Melinda Schneider doesn’t have to look far to find a great woman of country. She was raised by one.
Mary Schneider is 85 years old and can still yodel with the best of them. She will be joining her daughter on stage for the Great Women Of Country tour, which brings to life the album of the same name released by Melinda and Beccy Cole in 2014.
The concert is Melinda Schneider’s heartfelt homage to the singers, songs and songwriters who have helped to shape her career – the likes of Tammy Wynette, Linda Ronstadt, Emmylou Harris, Gram Parson and Dolly Parton.
“Yes, mum will be my special guest at the New Lambton show. She released a new album back in October, two days after her 85th birthday,” Schneider tells Weekender.
“She can’t really tour or do big long shows any more so it’s nice to be able to invite her along and she can come up and sing a couple of duets and a couple of songs on her own. After all, she’s the one who introduced me to a lot of these wonderful songs from the great women of country.”
Schneider describes her mother as “an absolute inspiration” and laughs at the memory of the time she went on the Howard Stern show in the US. He was intrigued by her combination of scat singing and yodelling and described her to listeners as the “Ella Fitzgerald of yodelling”.
“It was my idea to throw her into that lion’s den but he was lovely, actually, very respectful. I was there as a buffer, to step in if he asked her anything about yodelling and sex in the same sentence.”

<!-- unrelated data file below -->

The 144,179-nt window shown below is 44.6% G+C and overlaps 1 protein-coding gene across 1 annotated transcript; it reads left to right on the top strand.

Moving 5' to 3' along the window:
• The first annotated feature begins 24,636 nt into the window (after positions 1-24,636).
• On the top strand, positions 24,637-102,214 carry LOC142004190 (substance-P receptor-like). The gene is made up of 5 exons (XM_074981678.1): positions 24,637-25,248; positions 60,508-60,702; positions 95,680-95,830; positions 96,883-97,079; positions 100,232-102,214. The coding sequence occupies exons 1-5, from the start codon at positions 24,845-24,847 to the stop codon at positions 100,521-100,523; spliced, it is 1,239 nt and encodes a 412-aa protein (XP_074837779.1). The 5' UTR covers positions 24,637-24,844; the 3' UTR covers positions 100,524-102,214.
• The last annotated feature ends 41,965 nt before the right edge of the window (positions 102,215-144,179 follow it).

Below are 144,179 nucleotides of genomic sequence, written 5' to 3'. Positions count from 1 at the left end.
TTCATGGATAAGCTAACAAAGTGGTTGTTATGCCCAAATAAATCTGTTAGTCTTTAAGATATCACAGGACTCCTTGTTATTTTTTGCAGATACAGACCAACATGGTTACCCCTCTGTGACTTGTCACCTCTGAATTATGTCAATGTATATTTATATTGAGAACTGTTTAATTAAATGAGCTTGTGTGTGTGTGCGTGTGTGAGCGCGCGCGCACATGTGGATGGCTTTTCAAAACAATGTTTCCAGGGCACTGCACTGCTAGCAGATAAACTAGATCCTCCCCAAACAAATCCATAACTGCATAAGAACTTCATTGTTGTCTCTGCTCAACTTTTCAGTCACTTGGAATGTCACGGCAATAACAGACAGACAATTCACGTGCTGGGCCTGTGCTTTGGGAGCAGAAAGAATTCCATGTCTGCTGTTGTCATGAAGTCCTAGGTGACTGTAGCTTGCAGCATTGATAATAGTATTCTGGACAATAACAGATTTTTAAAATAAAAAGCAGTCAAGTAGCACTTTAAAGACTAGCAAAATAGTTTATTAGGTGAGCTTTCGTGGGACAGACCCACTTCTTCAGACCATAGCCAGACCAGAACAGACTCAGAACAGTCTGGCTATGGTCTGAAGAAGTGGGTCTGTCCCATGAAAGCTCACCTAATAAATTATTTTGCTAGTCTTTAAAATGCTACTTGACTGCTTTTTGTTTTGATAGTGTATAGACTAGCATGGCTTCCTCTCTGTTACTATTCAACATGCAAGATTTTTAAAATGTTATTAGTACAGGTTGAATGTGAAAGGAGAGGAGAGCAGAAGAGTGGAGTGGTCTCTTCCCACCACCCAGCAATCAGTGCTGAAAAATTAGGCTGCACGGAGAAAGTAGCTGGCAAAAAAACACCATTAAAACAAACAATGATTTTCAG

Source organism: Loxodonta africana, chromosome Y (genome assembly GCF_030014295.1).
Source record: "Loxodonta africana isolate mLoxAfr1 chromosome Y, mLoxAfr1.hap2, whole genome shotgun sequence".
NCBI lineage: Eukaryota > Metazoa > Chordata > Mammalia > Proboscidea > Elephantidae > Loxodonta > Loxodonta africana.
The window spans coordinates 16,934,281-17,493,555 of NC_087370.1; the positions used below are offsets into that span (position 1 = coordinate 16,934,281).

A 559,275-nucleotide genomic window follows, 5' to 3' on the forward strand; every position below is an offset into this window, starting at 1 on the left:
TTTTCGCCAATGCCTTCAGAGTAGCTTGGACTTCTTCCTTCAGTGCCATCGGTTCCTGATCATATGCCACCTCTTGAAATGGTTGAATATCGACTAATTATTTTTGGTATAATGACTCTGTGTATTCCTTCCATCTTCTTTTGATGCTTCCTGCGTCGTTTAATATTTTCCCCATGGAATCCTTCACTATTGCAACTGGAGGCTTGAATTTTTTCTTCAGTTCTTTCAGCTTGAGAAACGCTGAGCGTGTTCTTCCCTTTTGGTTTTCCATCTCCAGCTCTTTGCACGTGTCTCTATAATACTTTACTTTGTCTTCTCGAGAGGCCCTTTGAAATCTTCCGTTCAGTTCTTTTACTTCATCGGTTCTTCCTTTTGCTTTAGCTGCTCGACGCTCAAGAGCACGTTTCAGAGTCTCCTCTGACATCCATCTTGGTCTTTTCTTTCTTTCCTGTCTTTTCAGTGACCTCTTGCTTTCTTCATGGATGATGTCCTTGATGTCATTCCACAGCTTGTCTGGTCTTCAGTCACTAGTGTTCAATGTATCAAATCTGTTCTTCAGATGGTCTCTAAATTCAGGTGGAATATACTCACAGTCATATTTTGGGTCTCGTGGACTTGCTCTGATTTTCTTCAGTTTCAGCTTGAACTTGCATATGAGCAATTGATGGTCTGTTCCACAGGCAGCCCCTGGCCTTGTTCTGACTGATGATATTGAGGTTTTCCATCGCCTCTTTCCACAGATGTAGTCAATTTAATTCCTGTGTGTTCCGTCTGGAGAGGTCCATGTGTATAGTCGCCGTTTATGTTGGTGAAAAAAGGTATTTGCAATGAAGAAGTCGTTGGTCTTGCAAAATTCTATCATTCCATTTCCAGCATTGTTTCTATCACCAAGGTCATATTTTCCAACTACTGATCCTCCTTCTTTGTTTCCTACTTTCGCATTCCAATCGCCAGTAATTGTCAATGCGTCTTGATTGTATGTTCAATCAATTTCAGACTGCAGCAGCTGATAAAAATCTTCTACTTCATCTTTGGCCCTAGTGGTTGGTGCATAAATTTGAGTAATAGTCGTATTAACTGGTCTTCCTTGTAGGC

Schneider has won six Golden Guitars to date and has a swag of songwriting awards. The artists she admires and has been influenced by all defied convention through their lyrics – and did it with humour.
“The females are the ones who were groundbreaking, really. What about Loretta Lynn’s The Pill in the ’60s? It was a very different time to be speaking up about birth control,” she says.
“A lot of my songs have got that ‘I love you, you’re perfect, now change’, or ‘Sometimes it takes balls to be a woman’. I was always drawn to songs about being held back, or being held down, as a woman.”
Schneider is vocal, too, about the “cringe factor” that she believes taints the image of mainstream country music in Australia.
“Sadly, I think the music industry in general is quite snobby about mainstream country music. They like the Americana stuff and rootsy, alternative music. But if it’s mainstream, I don’t think it garners the same respect. And it should,” she says. “It’s a little bit of a beef for me.”
She is working on a new album that is due for release later this year and is, she says, “an album for women”.
“I became a mum five years ago and I feel like I’ve experienced all these things that I used to write about without actually knowing what it felt like to go through them. I can write about that stuff now, and with more authority.”